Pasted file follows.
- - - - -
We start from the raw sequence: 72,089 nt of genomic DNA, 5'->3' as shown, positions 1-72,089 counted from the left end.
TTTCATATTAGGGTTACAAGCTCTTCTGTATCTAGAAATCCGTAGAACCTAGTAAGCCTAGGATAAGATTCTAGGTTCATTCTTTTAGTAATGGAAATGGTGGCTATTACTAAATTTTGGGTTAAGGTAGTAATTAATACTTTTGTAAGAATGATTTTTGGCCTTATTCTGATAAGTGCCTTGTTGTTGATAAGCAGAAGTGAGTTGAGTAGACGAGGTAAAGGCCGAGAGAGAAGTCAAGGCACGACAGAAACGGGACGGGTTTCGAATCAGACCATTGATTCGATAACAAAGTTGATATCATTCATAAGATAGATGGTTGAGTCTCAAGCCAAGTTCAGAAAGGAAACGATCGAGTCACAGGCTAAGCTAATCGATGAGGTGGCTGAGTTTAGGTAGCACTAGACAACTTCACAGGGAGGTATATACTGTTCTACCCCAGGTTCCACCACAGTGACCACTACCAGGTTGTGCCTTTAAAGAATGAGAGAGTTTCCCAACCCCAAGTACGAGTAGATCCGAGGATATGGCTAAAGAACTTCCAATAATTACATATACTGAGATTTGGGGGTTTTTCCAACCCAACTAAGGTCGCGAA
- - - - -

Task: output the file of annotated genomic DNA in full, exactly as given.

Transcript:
We start from the raw sequence: 72,089 nt of genomic DNA, 5'->3' as shown, positions 1-72,089 counted from the left end.
TTTCATATTAGGGTTACAAGCTCTTCTGTATCTAGAAATCCGTAGAACCTAGTAAGCCTAGGATAAGATTCTAGGTTCATTCTTTTAGTAATGGAAATGGTGGCTATTACTAAATTTTGGGTTAAGGTAGTAATTAATACTTTTGTAAGAATGATTTTTGGCCTTATTCTGATAAGTGCCTTGTTGTTGATAAGCAGAAGTGAGTTGAGTAGACGAGGTAAAGGCCGAGAGAGAAGTCAAGGCACGACAGAAACGGGACGGGTTTCGAATCAGACCATTGATTCGATAACAAAGTTGATATCATTCATAAGATAGATGGTTGAGTCTCAAGCCAAGTTCAGAAAGGAAACGATCGAGTCACAGGCTAAGCTAATCGATGAGGTGGCTGAGTTTAGGTAGCACTAGACAACTTCACAGGGAGGTATATACTGTTCTACCCCAGGTTCCACCACAGTGACCACTACCAGGTTGTGCCTTTAAAGAATGAGAGAGTTTCCCAACCCCAAGTACGAGTAGATCCGAGGATATGGCTAAAGAACTTCCAATAATTACATATACTGAGATTTGGGGGTTTTTCCAACCCAACTAAGGTCGCGAA